Optical Antennas

Radiowave and microwave antennas are an enabling technology in cellular phones, satellite communication, and many other devices which use electromagnetic radiation. However, their optical analogue is basically non-existent in today’s technology. Instead, optical radiation is manipulated by redirecting the wavefronts with lenses and mirrors. Consequently, because of diffraction, it appears that optical fields cannot be localized to dimensions much smaller than the optical wavelength. Optical antennas are a solution to the mismatch between the small dimensions of nanoscale devices and the length scale associated with optical wavelengths.

 

The figure on the left shows the analogy of optical and radiowave antennas. The optical antenna is represented by a 80nm gold nanoparticle, which concentrates incoming optical radiation on a quantum receiver (a single molecule). Optical antennas consisting of plasmonic materials provide extreme light localization and small mode volumes, thereby boosting the sensitivity and signal-to-noise ratio in applications ranging from single photon sources to photodetection. Optical antennas can also be employed to efficiently control and manipulate light on the nanometer scale and to achieve directional emission.

In recent years, various optical antenna designs have been studied, including particle antennas, gap antennas, and Yagi-Uda antennas (see SEM images below). However, most of these antennas were studied on a ’light-in, light-out’ basis, that is, laser light is sent in to excite an emitter (e.g. molecule or quantum dot) and light is sent out in form of fluorescence or scattering. However, in the traditional radiofrequency and microwave regime, antennas are typocally used to convert electromagnetic radiation into electric currents, and vice versa.  There are only a few studies that report the antenna-assisted conversion of optical radiation into electrical currents.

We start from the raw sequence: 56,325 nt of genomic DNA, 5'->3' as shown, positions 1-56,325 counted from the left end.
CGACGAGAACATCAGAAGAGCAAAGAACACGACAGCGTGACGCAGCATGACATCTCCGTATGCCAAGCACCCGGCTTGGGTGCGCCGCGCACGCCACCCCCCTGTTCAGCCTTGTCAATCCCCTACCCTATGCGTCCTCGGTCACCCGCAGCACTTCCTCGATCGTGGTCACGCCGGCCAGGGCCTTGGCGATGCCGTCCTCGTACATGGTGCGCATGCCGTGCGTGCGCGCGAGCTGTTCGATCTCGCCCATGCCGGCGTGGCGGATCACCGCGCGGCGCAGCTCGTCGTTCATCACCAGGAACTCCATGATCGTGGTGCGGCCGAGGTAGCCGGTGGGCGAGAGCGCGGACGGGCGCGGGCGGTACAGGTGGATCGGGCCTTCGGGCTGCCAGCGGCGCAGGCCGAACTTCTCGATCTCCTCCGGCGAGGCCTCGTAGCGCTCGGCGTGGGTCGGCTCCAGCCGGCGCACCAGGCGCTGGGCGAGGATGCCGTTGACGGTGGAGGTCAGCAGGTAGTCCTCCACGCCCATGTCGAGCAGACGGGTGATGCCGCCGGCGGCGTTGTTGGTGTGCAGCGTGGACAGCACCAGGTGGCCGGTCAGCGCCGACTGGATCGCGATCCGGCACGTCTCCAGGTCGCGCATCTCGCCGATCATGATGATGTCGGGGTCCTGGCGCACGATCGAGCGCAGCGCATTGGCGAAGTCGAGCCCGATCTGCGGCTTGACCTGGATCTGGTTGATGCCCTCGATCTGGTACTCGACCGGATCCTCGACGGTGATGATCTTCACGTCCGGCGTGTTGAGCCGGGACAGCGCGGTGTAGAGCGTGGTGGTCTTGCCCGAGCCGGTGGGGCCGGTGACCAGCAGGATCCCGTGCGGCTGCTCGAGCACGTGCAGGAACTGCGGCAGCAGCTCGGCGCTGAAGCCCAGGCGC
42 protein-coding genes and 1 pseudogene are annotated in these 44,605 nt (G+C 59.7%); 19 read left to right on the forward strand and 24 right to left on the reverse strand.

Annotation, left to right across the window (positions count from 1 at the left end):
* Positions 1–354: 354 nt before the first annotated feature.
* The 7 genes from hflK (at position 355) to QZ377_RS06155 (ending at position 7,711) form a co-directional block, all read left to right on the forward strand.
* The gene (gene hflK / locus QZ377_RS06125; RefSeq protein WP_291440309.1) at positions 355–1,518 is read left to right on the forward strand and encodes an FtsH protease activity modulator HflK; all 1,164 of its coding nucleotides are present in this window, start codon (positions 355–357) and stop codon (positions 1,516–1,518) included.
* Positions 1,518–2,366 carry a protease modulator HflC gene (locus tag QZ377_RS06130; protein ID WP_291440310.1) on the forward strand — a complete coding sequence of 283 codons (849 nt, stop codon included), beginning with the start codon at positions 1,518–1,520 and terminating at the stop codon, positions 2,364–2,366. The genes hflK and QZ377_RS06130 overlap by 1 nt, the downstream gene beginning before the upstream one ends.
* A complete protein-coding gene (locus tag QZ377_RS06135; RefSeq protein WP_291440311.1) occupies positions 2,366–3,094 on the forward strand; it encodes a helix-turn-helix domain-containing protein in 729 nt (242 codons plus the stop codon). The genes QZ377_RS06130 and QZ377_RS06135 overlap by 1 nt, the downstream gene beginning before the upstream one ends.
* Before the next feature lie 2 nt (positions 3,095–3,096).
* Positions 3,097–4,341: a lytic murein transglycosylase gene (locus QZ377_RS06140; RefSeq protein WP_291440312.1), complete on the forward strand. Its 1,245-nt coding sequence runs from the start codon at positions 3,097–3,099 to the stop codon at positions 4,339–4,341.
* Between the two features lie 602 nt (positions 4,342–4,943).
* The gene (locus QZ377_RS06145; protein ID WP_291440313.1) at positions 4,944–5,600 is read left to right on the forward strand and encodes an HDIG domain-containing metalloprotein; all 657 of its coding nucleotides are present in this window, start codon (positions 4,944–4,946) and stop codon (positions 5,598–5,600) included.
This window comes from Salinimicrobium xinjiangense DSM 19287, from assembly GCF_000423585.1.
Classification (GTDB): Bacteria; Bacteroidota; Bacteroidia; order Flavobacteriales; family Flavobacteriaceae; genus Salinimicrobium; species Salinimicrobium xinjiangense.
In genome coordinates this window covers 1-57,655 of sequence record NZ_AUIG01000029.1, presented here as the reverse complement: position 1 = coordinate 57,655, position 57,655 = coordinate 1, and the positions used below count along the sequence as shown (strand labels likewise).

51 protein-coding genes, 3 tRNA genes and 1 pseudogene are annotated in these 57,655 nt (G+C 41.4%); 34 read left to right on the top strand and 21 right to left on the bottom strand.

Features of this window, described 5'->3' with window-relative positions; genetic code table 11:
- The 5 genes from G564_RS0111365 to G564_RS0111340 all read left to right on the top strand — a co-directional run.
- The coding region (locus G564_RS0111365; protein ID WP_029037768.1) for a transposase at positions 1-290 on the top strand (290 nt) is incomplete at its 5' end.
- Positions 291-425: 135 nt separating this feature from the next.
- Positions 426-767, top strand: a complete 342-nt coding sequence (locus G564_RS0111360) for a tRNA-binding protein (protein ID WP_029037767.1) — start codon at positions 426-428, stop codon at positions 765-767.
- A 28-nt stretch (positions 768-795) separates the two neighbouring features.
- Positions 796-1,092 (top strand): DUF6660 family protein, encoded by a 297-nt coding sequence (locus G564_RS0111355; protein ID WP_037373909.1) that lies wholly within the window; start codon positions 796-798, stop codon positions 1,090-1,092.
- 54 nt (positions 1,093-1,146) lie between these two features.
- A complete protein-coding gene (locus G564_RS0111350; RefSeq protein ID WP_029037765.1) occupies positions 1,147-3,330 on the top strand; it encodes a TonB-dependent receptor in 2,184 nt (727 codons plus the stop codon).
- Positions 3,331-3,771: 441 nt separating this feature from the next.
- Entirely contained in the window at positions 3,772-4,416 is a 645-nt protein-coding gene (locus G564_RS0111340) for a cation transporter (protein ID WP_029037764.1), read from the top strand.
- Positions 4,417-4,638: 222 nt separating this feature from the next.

The figure below illustrates an antenna-coupled electro-optical interconnect that includes all the desired properties of light-emitters and photodetectors: A transmitting antenna converts a single input charge to a photon that propagates into a predefined direction, and a receiving antenna converts the photon back to an electron. Evidently, the transmitting antenna defines a single photon source and the receiving antenna represents a single photon detector.

Antenna-assisted electro-optical transduction can draw inspiration from high-frequency devices such as infrared whisker diodes based on metal-oxide-metal junctions, and from photon emission in scanning tunnelling microscopy. Such infrared whisker diodes provide a route towards receiving electro-optical antennas, whereas scanning tunnelling microscopy defines a possibility for transmitting electro-optical antennas. The problem in metal-oxide-metal diodes is the high-frequency cut-off, which depends on the capacitance of the metal-oxidemetal junction. Reliable operation has not yet been extended into the optical frequency regime. On the other hand, in photon emission scanning tunnelling microscopy, electrons excite surface plasmons, which then decay radiatively. This process has a low efficiency, and reliable operation at the device level has not yet been established. Nevertheless, emerging nano-fabrication tools make it possible to engineer and control ever-smaller length scales, and it can be expected that electro-optical antennas based on electron- plasmon coupling will be realized at some point.

 

Related Publications:

[1] L. Novotny, ”From near-field optics to optical antennas,” Physics Today, 47-52 (July 2011).

[2] P. Bharadwaj, B. Deutsch, and L. Novotny, ”Optical antennas,” Adv. Opt. Photon. 1, 438-483 (2009).

[3] C. Höppener, P. Bharadwaj and L. Novotny, ”Self-similar gold-nanoparticle antennas for a cascaded enhancement of the optical field,” Phys. Rev. Lett. 109, 017402 (2012).

[4] D. W. Pohl and L. Novotny, ”Stacked optical antennas,” Appl. Phys. Lett. 98, 023111 (2011).

[5] L. Novotny and N. F. van Hulst, ”Antennas for light,” Nature Phot. 5, 83-90 (2011).

[6] P. Bharadwaj, A. Bouhelier and L. Novotny, ”Electrical excitation of surface plasmons,” Phys. Rev. Lett. 106, 226802 (2011).

[7] L. Novotny, “Effective wavelength scaling for optical antennas,” Phys. Rev. Lett. 98, 266802 (2007).

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